Hewlett-Packard, with its market-leading PC business back in the fold, is still in the tablet game.
"I think we need to be in the tablet business," HP CEO Meg Whitman told analysts and reporters during an Oct. 27 conference call. "We're certainly going to be there with Windows 8, and we're going to make a long-term decision about webOS."
HP has made no indication that it will revive the webOS-powered TouchPad, which met with some critical praise but anemic sales following its July release in the United States. Six weeks after that debut, then-CEO Leo Apotheker announced HP was killing off the 9.7-inch tablet, as part of a major strategic realignment that also included the partial or full spinoff of its Personal Systems Group (PSG), the division responsible for manufacturing PCs. He also killed nascent plans to enter the smartphone market; as part of its $1.2 billion acquisition of Palm in 2010, HP had inherited the latter company's line of webOS-powered mobile devices, including the Palm Pre.
Still on the table, however, is whether HP will decide to license webOS to other tablet manufacturers, or sell the platform to the highest bidder. In the latter case, the purchaser could acquire a host of patents useful in the increasingly litigious mobility space, even if they never use the software to actually create a device.
Whitman reversed the previous decision regarding the company's PC business. "HP objectively evaluated the strategic, financial and operational impact of spinning off PSG," she wrote in an Oct. 27 statement ahead of the conference call. "It's clear after our analysis that keeping PSG within HP is right for customers and partners, right for shareholders, and right for employees."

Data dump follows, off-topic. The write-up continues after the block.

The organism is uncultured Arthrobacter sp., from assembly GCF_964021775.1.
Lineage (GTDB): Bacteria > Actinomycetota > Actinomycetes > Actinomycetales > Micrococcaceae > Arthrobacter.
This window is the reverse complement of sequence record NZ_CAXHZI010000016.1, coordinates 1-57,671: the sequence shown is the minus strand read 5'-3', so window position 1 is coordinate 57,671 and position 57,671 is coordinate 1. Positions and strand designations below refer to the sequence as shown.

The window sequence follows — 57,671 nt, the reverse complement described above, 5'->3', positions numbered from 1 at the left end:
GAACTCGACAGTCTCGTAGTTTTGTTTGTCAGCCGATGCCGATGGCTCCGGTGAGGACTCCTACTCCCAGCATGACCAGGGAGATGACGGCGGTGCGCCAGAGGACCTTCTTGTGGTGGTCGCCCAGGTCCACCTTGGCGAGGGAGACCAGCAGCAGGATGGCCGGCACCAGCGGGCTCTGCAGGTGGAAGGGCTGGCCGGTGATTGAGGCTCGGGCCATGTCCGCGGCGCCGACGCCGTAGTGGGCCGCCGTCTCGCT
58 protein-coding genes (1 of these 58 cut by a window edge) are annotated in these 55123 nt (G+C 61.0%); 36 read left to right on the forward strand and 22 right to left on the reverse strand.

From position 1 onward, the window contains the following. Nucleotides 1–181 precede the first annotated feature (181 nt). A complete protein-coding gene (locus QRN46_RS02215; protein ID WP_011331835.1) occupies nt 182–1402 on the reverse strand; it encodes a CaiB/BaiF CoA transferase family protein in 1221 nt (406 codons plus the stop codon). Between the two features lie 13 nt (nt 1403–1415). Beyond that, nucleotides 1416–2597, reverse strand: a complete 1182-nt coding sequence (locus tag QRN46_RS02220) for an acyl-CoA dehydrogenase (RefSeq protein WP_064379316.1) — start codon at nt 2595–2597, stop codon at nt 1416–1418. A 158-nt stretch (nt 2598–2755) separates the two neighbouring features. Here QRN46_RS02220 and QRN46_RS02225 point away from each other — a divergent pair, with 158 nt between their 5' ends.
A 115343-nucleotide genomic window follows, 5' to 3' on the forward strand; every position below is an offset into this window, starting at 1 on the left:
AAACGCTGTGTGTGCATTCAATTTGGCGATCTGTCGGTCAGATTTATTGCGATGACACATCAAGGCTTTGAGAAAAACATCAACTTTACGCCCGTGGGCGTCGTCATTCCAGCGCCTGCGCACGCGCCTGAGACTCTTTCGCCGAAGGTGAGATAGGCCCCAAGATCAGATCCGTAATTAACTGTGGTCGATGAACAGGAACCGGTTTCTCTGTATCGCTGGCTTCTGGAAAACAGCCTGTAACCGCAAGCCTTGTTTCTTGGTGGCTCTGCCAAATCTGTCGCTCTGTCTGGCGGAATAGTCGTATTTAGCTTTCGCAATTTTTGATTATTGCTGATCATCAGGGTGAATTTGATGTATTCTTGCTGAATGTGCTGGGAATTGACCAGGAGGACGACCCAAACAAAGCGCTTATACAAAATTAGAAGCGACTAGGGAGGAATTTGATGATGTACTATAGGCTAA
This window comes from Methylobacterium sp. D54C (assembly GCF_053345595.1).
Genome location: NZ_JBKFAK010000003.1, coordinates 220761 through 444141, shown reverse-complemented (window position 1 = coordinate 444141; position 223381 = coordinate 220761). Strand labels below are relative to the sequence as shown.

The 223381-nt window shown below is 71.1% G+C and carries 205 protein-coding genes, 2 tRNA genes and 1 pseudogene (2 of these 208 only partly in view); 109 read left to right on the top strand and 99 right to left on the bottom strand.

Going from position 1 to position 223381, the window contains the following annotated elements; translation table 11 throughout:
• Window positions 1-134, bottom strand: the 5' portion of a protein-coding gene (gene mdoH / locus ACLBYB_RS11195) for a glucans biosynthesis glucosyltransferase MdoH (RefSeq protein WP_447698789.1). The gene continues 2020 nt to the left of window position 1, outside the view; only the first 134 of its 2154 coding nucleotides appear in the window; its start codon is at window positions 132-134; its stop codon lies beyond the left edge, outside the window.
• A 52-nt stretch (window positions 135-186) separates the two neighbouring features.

During the call, Whitman framed HP's immediate future as one of recovery from the "hangover" of Apotheker's decisions. She acknowledged the "margin pressure" inherent in the PC business, but vowed to refine HP's manufacturing process to squeeze more blood from the proverbial stone.
Todd Bradley, executive vice president of HP's PSG, also hinted during the call that "we're continuing to focus on a Microsoft tablet that we have and focus on Windows 8," referring in the former case to a Windows 7 device targeted at the business community.
Due sometime in 2012, Windows 8 will pair the "traditional" Windows desktop with another user interface based on a colorful set of tiles, with easy switching between the two. The tile-centric interface is meant to operate on tablets, which in turn will allow Microsoft to finally compete against Apple's iPad in that segment.
Evidently, HP is betting its tablet future on Windows 8 and its ability to attract consumers and businesses who might otherwise gravitate toward the iPad or an Android tablet. In the meantime, though, it could be some weeks or months before the company decides what to do with its webOS orphan.
There is some irony here. Before he decided to abruptly change HP's course, Apotheker had publicly envisioned webOS as an operating system not only for smartphones and tablets, but also desktops and laptops. Had that vision come to pass, webOS would have emerged as an upstart competitor to Windows. But now, it seems, HP is fully back in the Windows camp.